It has been a year since the Turkish military launched Operation Euphrates Shield in Jarablus, a Syrian city on the Turkish-Syrian border, to liberate it from the Daesh terrorist organization. Since then, the city has been trying to rebuild through urban restructuring, infrastructure work, education and humanitarian aid. Today, there is no war in the city, while the sound of construction of the new buildings can be heard everywhere.Walking through the city, there are construction sites everywhere accompanied by newly opened grocery and clothing stores and police forces providing security. The city is protected by local police forces trained by the Turkish military.
One of the police, Vahid, 19, called life in the city "pretty good." "I was a refugee in Turkey for a year. Life was great there. But after the liberation, I came back here and joined the police since this is my hometown," he said.
There is a hopeful atmosphere in the city that comes from the residents' positivity."We are very thankful to the Turkish government. They have changed everything. Before, I could not walk around the city without wearing a veil, for example, or without the presence of a man who is a close relative. These acts were things Daesh would jail people for," said Fedye, 27, who never left the city despite Daesh having killed her husband.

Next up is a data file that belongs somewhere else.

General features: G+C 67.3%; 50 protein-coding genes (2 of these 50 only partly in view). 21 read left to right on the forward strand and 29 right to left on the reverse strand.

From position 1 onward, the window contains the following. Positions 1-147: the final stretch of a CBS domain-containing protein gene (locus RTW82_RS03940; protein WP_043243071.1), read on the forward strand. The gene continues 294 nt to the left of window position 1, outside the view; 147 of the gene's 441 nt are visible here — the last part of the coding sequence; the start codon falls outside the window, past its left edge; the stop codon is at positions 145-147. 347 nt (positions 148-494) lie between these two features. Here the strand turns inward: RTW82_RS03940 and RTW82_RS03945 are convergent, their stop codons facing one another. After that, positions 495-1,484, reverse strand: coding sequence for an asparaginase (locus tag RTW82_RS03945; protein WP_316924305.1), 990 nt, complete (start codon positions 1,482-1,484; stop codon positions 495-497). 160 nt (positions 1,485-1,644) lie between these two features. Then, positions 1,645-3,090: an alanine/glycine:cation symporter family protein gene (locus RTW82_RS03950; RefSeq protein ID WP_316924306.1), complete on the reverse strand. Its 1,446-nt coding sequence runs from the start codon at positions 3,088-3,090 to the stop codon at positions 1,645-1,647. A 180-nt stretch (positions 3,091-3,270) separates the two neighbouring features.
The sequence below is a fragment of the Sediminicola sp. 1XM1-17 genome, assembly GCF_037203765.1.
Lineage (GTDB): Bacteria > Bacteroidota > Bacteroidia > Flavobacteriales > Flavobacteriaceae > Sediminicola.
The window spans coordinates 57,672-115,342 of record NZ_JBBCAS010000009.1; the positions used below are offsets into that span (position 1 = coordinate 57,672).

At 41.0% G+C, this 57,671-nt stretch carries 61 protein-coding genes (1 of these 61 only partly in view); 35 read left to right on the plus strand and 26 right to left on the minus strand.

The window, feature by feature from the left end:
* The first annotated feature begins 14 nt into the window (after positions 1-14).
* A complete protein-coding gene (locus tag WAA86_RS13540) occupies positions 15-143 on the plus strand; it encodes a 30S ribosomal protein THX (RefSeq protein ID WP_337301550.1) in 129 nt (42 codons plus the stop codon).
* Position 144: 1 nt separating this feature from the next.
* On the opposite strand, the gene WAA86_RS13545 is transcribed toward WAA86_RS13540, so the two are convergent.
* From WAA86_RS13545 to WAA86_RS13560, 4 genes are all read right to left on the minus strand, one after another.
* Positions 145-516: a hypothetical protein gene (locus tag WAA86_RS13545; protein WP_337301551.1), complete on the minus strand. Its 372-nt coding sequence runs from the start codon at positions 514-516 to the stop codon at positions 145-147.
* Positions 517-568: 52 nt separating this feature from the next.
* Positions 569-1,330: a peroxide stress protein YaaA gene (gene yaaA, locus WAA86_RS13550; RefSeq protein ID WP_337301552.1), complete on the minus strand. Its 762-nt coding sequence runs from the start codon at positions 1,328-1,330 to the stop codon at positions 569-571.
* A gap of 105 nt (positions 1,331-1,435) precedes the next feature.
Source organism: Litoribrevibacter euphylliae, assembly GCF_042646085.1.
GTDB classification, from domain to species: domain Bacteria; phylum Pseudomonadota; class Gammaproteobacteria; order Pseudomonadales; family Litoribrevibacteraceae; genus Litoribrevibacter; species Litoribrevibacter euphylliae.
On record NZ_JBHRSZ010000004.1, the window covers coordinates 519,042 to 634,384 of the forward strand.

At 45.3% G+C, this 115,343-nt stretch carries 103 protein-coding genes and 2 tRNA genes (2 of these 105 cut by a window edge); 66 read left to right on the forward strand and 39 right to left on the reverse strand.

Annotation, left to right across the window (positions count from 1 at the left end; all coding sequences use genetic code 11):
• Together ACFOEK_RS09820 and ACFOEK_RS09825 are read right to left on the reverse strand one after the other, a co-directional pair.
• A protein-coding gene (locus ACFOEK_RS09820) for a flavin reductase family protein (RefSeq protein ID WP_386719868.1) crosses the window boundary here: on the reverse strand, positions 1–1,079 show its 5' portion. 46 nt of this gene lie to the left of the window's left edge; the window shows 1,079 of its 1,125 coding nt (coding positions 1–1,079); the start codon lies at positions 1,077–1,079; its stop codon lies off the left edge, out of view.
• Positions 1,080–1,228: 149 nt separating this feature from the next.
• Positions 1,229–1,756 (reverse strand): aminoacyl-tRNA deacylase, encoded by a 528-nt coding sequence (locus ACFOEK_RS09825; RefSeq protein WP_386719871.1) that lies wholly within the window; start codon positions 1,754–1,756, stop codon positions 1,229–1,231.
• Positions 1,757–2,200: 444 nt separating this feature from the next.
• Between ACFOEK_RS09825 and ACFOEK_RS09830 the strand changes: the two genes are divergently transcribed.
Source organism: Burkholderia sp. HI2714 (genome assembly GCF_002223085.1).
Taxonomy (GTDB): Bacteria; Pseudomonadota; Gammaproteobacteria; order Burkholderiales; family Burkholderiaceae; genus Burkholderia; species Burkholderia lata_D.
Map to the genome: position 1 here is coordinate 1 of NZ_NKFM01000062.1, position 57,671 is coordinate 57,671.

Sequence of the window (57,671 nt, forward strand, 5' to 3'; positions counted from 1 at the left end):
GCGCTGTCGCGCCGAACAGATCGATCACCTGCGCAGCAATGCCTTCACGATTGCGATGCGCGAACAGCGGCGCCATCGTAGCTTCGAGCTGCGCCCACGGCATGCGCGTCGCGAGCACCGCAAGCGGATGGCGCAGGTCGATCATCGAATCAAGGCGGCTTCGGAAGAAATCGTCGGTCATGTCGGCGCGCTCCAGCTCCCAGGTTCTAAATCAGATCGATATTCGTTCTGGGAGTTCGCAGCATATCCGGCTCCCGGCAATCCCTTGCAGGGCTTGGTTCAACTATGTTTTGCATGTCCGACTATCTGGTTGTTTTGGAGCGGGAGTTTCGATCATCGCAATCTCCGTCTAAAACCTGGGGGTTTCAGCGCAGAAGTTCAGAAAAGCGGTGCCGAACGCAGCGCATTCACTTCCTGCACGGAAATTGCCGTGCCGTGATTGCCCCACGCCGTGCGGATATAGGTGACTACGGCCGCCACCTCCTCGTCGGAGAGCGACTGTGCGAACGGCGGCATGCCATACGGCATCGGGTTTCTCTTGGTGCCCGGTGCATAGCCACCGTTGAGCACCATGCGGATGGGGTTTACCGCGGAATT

Launched Aug. 24 last year, Euphrates Shield was initially meant to clear the border of the threat of terrorism from Daesh and the People's Protection Units (YPG). Regarding the operation, Ankara had said that it was an act of defense since its cities and towns were under constant attack from both Daesh and the YPG and that is why they should be driven from the border. By successfully achieving its aim, Turkey managed to force the YPG to withdraw east of the Euphrates River, while completely driving Daesh out of northern Syria.
Fedye (27,C), said she is grateful for the Turkish government but that they still lack some necessities , especially the water and the electricity.
In addition to eliminating threats of terrorism, the operation also showed that Turkey was in a true fight against Daesh in contrast to claims that it was not, while also establishing an example of how to fight terrorism. The population of the city rose from 25,000 to 70,000 since Euphrates Shield ended.
WOMEN'S PARTICIPATION IN DAILY LIFE INCREASED IN POST-DAESH PERIOD
Now that Daesh has been driven out, women's participation in everyday life of the city has also increased.
Hawle, 30, a woman who works as the head of the education branch of the municipality, said that there are a lot of women who started to work after the liberation, who are mainly teachers.
Since Euphrates Shield, the number of schools in the city has risen from 19 to 108 with some 26,000 students.
Ahmet Selim Molla Primary School is one of 109 schools in the city that the Turkish government opened a year ago in a building that Daesh used for torture. The girls-only school has 409 students, and although it is called a primary school, it also has classes for secondary school students. Although it is the first year of the school, there are many lessons, including mathematics, English, geography and Arabic.